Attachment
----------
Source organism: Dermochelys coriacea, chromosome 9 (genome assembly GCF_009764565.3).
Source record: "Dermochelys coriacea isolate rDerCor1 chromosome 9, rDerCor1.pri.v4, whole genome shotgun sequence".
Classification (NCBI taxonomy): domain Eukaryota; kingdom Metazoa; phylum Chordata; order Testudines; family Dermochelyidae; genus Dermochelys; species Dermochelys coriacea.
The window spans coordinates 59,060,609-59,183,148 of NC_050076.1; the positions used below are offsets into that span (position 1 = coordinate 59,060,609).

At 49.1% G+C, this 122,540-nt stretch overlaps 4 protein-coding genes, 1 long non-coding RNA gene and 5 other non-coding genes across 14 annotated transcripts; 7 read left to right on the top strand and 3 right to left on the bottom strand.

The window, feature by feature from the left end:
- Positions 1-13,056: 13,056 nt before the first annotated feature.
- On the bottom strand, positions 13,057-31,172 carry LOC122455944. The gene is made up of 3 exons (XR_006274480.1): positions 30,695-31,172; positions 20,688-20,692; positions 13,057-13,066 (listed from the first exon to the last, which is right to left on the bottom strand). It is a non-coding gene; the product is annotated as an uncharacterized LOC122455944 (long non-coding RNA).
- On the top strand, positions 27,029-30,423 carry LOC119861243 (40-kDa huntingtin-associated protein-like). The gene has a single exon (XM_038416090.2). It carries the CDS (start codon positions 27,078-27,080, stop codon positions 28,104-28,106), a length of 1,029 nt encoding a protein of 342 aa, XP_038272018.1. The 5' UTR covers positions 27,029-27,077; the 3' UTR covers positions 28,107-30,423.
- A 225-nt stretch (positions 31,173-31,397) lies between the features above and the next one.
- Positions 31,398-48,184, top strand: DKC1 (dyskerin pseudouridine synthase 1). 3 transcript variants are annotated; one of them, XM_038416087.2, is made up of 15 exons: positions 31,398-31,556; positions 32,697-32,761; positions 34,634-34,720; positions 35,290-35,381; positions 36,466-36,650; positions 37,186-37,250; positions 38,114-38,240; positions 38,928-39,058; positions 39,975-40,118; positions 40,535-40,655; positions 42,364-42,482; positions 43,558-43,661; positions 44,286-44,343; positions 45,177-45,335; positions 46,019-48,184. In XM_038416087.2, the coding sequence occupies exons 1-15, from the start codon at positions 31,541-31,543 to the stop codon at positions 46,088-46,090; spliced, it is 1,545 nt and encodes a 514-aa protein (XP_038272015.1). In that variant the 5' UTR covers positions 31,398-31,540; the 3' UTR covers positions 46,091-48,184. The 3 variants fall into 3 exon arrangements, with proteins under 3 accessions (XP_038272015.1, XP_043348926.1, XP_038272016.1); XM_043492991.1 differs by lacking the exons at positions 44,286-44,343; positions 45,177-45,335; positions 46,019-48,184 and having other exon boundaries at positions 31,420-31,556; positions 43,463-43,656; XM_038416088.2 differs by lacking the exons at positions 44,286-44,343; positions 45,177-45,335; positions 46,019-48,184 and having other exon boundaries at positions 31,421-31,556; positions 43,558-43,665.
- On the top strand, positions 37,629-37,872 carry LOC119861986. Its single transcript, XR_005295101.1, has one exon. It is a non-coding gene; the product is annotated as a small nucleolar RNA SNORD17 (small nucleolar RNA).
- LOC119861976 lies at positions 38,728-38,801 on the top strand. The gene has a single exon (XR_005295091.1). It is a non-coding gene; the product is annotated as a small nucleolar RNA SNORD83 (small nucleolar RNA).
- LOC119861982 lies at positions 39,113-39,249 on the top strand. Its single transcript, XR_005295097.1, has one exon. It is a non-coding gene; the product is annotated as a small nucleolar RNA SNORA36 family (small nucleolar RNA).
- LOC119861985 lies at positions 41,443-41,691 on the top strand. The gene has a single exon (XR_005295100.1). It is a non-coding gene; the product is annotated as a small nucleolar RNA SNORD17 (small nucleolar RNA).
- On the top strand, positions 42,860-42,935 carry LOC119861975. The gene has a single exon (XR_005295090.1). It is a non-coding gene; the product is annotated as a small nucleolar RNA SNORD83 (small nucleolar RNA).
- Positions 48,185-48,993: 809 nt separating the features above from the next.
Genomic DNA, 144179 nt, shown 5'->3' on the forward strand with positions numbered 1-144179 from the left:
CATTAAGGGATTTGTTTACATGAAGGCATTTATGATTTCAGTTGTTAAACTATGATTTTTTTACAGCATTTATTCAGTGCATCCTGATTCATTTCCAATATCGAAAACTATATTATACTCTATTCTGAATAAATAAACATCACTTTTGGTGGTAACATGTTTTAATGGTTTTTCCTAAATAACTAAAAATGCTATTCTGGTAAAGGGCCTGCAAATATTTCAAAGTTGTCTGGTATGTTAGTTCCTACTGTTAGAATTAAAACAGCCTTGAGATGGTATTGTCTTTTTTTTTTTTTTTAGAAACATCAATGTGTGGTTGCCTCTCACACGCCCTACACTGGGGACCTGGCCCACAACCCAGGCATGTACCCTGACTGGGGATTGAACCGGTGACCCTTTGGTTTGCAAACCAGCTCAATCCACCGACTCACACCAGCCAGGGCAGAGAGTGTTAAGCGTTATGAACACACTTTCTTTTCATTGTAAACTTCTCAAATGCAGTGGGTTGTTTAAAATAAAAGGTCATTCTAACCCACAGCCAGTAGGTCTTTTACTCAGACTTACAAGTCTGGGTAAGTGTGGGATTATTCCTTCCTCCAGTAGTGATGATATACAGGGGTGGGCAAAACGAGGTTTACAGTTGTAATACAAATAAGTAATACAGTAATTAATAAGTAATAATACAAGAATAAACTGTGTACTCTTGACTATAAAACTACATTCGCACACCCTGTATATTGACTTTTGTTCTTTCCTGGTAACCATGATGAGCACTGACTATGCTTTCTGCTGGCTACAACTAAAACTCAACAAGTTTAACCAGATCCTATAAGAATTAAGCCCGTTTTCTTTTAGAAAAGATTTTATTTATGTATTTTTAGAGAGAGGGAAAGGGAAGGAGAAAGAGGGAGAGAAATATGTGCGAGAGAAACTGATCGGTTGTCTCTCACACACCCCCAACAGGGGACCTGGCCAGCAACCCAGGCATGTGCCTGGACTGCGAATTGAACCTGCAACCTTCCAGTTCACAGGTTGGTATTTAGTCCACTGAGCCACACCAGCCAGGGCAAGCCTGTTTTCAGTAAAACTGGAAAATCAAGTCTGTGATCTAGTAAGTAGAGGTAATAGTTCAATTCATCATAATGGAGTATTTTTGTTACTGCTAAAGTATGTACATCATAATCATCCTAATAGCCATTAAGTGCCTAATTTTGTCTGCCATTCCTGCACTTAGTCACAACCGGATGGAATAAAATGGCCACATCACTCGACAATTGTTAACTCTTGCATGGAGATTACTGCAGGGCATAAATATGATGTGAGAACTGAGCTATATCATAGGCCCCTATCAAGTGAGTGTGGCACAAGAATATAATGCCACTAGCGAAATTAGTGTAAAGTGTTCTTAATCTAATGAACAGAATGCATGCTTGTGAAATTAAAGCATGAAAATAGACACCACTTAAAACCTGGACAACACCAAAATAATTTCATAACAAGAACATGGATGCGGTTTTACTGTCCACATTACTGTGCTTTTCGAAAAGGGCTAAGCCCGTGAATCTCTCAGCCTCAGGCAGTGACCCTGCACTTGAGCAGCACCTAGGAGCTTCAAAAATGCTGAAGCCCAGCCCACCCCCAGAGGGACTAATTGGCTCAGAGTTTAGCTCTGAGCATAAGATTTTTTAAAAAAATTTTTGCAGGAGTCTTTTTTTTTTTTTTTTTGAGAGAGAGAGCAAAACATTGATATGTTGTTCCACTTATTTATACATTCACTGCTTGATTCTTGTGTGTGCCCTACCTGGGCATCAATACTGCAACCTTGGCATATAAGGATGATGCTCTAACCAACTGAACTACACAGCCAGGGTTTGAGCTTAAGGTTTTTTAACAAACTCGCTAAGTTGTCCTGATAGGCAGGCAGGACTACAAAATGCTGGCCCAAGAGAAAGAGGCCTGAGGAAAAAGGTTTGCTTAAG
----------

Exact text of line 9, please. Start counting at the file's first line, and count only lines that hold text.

- On the top strand, positions 27,029-30,423 carry LOC119861243 (40-kDa huntingtin-associated protein-like). The gene has a single exon (XM_038416090.2). It carries the CDS (start codon positions 27,078-27,080, stop codon positions 28,104-28,106), a length of 1,029 nt encoding a protein of 342 aa, XP_038272018.1. The 5' UTR covers positions 27,029-27,077; the 3' UTR covers positions 28,107-30,423.